That said, I do think Google maps is actually pretty good. I'm not super concerned about the tracking aspects, but I can't ignore it either. Still, I'm inclined to stick with Apple maps due to the level of integration across all my devices, which seems to keep getting better, and I prefer to support Apple in this regard.
22july2013 said:I'm not an electrician, but a magnetic power connector like the one on the new iMac can exist only when the power flowing is DC not 110v AC. I think 110v AC is probably just too dangerous. In theory it might be possible to design an "AC MagSafe" but I doubt anyone wants to deal with the liability especially when it comes to selling it to the unwashed masses. Perhaps in an industrial setting you could get away with it.
jSnively said:The enthusiasts complaining about this machine are justified. The people pointing out that this machine is for an extremely niche and specific market are also correct.IMO Apple messed up here, and they're going to get a lot of crap for it. This is a form factor that could, and should, have scaled to make multiple market segments happy. Instead Apple went as far to the extreme end as they could, to the exclusion of the middle road, and completely priced out individuals.The enthusiasts just wanted an expandable i7 with like 16-64GB of RAM and a good GPU they could upgrade. That should have been possible with this design.Feels like a swing and a miss to me. Apple is either completely out of touch with the enthusiast market, or it might be time for the enthusiast market to give up on Apple. I think they probably sold a fair amount of PCs today.Also, I know it's personal preference but man is that thing ugly. Can Ive stop trying to make every Apple product look like a Braun appliance from the 60s and 70s?
As both a pro and personal user, I think the new MacPro is frikkin awesome and looks cool too. And there is a rack mount version! Using one of these to drive huge blended or tiled screens in commercial environments (which there are more and more of everyday) will be amazing.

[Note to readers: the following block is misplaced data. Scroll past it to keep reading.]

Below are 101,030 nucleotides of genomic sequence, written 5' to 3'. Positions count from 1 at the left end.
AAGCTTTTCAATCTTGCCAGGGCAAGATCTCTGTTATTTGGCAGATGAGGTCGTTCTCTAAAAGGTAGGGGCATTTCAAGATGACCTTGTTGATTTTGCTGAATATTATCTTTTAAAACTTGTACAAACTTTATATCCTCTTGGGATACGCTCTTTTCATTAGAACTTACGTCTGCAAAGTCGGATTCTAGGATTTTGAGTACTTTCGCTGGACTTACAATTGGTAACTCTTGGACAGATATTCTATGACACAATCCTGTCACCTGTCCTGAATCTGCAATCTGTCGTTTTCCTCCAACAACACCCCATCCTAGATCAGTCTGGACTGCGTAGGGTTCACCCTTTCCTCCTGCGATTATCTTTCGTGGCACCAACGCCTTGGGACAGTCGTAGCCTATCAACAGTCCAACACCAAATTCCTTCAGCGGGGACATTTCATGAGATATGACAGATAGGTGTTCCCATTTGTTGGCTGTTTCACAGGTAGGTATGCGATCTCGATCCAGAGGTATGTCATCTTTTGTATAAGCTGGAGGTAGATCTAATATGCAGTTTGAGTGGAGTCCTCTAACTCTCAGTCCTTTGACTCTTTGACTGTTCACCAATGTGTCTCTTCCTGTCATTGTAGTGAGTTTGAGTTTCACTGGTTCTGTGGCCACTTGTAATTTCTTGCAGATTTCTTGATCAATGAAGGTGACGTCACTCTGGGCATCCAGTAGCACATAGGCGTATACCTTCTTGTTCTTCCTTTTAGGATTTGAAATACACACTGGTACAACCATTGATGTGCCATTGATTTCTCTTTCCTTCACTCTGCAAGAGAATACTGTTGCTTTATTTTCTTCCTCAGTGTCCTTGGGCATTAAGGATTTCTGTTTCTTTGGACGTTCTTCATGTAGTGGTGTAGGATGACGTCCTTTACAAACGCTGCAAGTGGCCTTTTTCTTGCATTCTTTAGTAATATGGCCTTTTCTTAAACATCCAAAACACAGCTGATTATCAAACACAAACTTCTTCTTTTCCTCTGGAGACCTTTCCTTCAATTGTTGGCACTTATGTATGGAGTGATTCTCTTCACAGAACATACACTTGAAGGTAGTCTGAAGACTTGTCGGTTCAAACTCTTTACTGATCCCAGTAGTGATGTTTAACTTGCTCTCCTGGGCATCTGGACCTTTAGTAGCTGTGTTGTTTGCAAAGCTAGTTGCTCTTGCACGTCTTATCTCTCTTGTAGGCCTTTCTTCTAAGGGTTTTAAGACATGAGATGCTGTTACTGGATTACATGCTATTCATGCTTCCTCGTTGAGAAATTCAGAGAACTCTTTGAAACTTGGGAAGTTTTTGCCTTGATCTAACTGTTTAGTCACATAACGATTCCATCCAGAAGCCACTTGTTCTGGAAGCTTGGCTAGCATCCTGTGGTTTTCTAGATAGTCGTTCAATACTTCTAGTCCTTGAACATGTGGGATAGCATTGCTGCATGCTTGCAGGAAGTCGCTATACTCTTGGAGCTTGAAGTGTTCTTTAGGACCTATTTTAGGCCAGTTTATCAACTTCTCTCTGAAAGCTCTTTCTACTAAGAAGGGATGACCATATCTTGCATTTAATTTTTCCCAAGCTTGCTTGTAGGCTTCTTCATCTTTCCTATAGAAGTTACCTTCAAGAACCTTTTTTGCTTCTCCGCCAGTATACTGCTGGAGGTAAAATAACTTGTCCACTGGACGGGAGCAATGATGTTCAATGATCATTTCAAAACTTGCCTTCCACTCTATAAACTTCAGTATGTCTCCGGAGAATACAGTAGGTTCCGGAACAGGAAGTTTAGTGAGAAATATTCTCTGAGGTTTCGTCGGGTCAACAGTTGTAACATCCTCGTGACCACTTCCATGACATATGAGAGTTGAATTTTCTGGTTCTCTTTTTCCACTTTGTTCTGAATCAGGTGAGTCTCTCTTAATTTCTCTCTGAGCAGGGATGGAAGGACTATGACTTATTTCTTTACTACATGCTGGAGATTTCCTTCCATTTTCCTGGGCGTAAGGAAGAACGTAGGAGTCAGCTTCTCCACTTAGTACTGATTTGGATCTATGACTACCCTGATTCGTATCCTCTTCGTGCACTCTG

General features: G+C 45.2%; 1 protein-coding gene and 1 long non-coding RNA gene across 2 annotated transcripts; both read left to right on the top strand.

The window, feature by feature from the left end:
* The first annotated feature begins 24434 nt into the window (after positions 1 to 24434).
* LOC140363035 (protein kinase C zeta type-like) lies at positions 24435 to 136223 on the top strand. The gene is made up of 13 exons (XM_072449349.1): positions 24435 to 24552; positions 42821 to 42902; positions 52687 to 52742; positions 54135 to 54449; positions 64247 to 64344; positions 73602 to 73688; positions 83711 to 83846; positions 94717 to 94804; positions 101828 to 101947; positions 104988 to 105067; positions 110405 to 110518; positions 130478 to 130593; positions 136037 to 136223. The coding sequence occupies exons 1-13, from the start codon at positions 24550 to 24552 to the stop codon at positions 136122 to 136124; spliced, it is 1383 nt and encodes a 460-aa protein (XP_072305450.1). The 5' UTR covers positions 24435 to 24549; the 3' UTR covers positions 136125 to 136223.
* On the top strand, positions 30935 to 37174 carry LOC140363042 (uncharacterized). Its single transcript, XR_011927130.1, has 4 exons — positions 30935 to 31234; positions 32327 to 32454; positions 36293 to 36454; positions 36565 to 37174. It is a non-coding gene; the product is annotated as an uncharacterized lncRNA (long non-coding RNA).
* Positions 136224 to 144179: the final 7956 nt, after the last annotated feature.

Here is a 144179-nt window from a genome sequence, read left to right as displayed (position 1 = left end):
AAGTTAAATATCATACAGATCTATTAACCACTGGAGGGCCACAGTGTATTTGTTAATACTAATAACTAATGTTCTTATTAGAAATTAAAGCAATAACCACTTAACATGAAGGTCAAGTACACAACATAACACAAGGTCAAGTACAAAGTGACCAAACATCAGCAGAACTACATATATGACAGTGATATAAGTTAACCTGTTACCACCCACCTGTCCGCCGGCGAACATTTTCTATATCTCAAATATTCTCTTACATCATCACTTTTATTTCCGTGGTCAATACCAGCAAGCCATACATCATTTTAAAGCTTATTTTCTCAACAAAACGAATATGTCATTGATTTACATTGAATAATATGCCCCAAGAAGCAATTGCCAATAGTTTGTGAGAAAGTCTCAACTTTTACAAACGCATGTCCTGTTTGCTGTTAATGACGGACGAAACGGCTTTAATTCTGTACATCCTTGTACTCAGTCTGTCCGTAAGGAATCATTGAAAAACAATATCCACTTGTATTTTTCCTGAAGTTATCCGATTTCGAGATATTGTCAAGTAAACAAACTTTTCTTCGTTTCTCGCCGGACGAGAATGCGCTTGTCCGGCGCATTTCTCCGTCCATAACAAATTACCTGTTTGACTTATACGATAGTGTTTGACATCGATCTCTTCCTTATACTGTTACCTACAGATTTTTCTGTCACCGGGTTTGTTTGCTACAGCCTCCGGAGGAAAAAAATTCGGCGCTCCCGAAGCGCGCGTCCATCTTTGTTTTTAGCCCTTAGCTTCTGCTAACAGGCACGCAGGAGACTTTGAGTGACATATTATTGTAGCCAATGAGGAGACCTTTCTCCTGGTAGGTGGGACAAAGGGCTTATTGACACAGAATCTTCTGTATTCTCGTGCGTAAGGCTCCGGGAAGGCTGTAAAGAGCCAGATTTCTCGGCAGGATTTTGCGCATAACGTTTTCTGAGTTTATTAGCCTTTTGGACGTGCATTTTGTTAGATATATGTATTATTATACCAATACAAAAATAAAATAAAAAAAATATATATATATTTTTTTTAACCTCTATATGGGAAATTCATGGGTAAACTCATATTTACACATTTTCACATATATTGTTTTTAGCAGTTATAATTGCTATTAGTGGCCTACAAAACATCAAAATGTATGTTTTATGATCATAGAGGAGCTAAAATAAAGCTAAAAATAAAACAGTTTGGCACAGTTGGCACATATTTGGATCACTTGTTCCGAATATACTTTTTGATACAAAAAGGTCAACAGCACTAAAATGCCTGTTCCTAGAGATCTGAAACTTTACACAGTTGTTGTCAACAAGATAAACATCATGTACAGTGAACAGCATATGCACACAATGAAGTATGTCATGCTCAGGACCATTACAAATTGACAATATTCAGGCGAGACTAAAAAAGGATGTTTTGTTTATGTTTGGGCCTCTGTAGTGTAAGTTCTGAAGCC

So what the hell is an "enthusiast" anyway? I thought I was an enthusiast, but the way you put it, maybe not. If you mean tinkerers or gamers, well OK, I'm not one of them, but I think that community has plenty of other platforms to play around with.
fred stein said:Only 3 lbs. Folks will upgrade. Graduation present coming up. Father's day. I'm long overdue to upgrade myself.
9secondkox2 said:Great. Now let’s get back to making the iMac all it can be.Would love to see:
1) hefty cpuGPU core counts with architecture improvements.2) massive amounts of RAM.3) ultrawide screen of 34 inches or greater. It’s time. Everyone loves ultrawide.If Apple really wants to make an enduring splash with the new Mac of Macs, it’s time to show the world how ultrawide is done.And while you’re at it... make it touch capable. I’d rather not have to use a Microsoft surface to control concert lighting...4) colors: silver, space, gray, blue, gold, green, and brilliant white.5) a minimal and industrial design aesthetic.
Fidonet127 said:Just because the power supply is magnetic, does not mean it can be easily detached. All I can find on Apple’s page about the new iMac is the power supply is easily attached. Did the keynote say the power supply is mag safe, or to prevent the computer from crashing down? Again the area of the magnet is larger and thus should be harder to detach. There is nothing on Apple’s webpages that there is a battery meant to prevent power loss. They could have enough capacitors to prevent power loss for a brief period. Apple doesn’t detail what the advantage of the magnet attachment is, other than easily attached. The magnet could simply be to ensure proper alignment.
Most power cord receptacles have some depth to have the surface area to provide a spring loaded friction fit or for a threaded connector to keep it in place. Having Ethernet in that cord complicates things, so a custom connector had to be developed. I think the advantage of the magnetic power cord is that it allows secure attachment to the thin structure of the iMac with a shallow receptacle that does not require the length for threads or friction. (I suppose a protruding receptacle on the back of the iMac could work, but the lever arm of such a thing could make it easier to crack the mounting plate or even break off).